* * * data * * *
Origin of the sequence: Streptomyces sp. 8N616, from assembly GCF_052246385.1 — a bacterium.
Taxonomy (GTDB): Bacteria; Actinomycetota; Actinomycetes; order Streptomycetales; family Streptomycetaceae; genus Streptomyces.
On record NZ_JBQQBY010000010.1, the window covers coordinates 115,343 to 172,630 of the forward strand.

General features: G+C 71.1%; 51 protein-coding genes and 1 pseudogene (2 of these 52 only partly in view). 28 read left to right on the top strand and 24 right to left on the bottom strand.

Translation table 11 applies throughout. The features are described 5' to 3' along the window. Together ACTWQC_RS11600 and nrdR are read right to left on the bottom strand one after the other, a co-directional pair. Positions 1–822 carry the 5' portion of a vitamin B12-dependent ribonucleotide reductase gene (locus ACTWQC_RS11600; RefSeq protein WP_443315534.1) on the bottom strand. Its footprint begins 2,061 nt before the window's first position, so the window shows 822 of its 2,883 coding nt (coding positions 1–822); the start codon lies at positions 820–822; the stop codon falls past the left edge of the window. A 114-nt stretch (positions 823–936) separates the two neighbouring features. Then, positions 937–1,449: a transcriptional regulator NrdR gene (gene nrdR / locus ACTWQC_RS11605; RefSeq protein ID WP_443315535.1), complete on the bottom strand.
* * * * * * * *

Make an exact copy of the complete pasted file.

Origin of the sequence: Streptomyces sp. 8N616, from assembly GCF_052246385.1 — a bacterium.
Taxonomy (GTDB): Bacteria; Actinomycetota; Actinomycetes; order Streptomycetales; family Streptomycetaceae; genus Streptomyces.
On record NZ_JBQQBY010000010.1, the window covers coordinates 115,343 to 172,630 of the forward strand.

General features: G+C 71.1%; 51 protein-coding genes and 1 pseudogene (2 of these 52 only partly in view). 28 read left to right on the top strand and 24 right to left on the bottom strand.

Translation table 11 applies throughout. The features are described 5' to 3' along the window. Together ACTWQC_RS11600 and nrdR are read right to left on the bottom strand one after the other, a co-directional pair. Positions 1–822 carry the 5' portion of a vitamin B12-dependent ribonucleotide reductase gene (locus ACTWQC_RS11600; RefSeq protein WP_443315534.1) on the bottom strand. Its footprint begins 2,061 nt before the window's first position, so the window shows 822 of its 2,883 coding nt (coding positions 1–822); the start codon lies at positions 820–822; the stop codon falls past the left edge of the window. A 114-nt stretch (positions 823–936) separates the two neighbouring features. Then, positions 937–1,449: a transcriptional regulator NrdR gene (gene nrdR / locus ACTWQC_RS11605; RefSeq protein ID WP_443315535.1), complete on the bottom strand.